Canadian filmmaker Ed Gass-Donnelly (This Beautiful City 2007, Small Town Murder Songs 2010) didn’t have much luck entering the horror field when he made The Last Exorcism II in 2013, a film mostly forgotten by genre fans. Four years later, Gass-Donnelly is back with psychological ghost story Lavender. Did he manage to amend his reputation with horror audiences or is Lavender just another soon to be forgotten ghost story?
The official synopsis:
After losing her memory, a woman begins to see unexplained things after her psychiatrist suggests she visit her childhood home.
Director/producer Gass-Donnelly took a stunning debut script from Colin Frizzell, cast the gorgeous and talented Abbie Cornish (Sucker Punch 2011, Limitless 2011), grizzled Dermot Mulroney (Young Guns 1988, My Best Friend’s Wedding 1997), genre vet Justin Long (Jeepers Creepers 2001, Tusk 2014) and The Blacklist‘s Diego Klattenhoff and created a stunningly beautiful slow burn that will leave you breathless once the credits roll.
Jane (Cornish) can’t remember what happened the night her entire family died back in 1985, leaving her as the only survivor. Throughout her entire life, the events of that last night in her family’s farmhouse remain a mystery to her. After a car accident jostles her scarred brain, Jane’s amnesia is retriggered, but as her present memories start coming back, so do some from her childhood. After getting advice from her psychiatrist (Long) to go back to her family farm, Jane takes her husband, Alan (Klattenhoff), and their daughter, Alice (Lola Flanery: Mary Kills People TV series), on a supernatural trip back home where all of her questions are answered.
Let me start at the beginning. Lavender opens with this surreal, frozen in time sequence where the camera travels through Jane’s home as the police investigate her family’s seemingly random deaths. It’s like a living photograph, where everyone is in the middle of something but has stopped as the viewer gets a peek in on this live snapshot of a horrible scene. This is a testament to cinematographer Brendan Steacy (The Last Exorcism Part II 2013), who’s eye for color, depth, meaning and detail is spot on. As for the end of Lavender, I loved the twists at the end. I thought it was fantastic and edgy that Gass-Donnelly kept the movie going despite the revelations, where he could have let the action drop and still would have had a great film. The acting – especially that of Cornish and Mulroney – was both subtle and believable.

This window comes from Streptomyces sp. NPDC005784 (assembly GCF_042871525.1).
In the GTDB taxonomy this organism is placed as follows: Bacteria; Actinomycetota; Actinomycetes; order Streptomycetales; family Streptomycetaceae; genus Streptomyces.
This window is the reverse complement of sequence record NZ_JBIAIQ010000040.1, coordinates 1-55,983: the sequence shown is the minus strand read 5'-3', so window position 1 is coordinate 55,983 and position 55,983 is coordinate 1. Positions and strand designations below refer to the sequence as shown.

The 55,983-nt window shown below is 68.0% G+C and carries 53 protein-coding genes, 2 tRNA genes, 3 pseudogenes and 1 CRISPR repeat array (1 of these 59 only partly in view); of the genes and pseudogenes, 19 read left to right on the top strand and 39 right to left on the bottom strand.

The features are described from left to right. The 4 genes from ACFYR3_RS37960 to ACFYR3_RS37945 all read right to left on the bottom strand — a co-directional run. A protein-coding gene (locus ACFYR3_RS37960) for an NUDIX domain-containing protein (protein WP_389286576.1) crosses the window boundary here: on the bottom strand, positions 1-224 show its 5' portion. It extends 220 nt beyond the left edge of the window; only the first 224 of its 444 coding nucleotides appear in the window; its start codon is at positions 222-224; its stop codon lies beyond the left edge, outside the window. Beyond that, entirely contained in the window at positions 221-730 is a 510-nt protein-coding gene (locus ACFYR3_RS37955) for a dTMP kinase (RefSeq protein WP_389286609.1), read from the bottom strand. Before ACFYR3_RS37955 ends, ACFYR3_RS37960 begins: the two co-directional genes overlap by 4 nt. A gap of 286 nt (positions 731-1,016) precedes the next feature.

What didn’t work:
Lavender took its sweet time getting anywhere. Although I realize that these little glimpses of Jane’s blurry, fractured world were important to the story, the amount of time that she spends staring off into the distance could have been trimmed. I also thought the daughter’s character was incredibly annoying. She was demanding, whiny and her father gave in to her way too often. I also couldn’t get past some of the movie’s plotholes (how could Jane have gone through her entire life with no one ever mentioning that her family was killed? Was there no investigation into their deaths?). I also figured out the main twist pretty early on, but that may just be because I’ve seen too many horror movies, but I digress.
Lavender is a cross between a ghost story and the tale of mental instability. It certainly could have been trimmed, but the last 20 minutes made up for it a bit. The film officially releases on March 3, 2017, and it will be in theaters, on VOD, and Digital HD – so check it out and see if you can figure out the mystery of hidden inside Jane’s fractured mind.
Avoiding major spoilers I hope,- An investigation into the events of her family’s death would have revealed a clear cause of death in each case but the case might never have been resolved. But of course the police would have talked to her, and of course there would be some suspicion about her involvement, which might or might not be cleared up based on the evidence. The police would want a psychiatric evaluation of her if they thought she was lying about not remembering. Children’s’ Services would not simply put her in foster care but would put her in therapy after she had witnessed her family’s deaths and been so traumatized she had blocked it out. The idea that the foster family or others would never tell her about her family, or what happened to them, or that she had an uncle, or that she owned a house and farm inherited from her parents is just stupid beyond belief. This could all have been fixed in the script. Movies with similar concepts have managed to do it.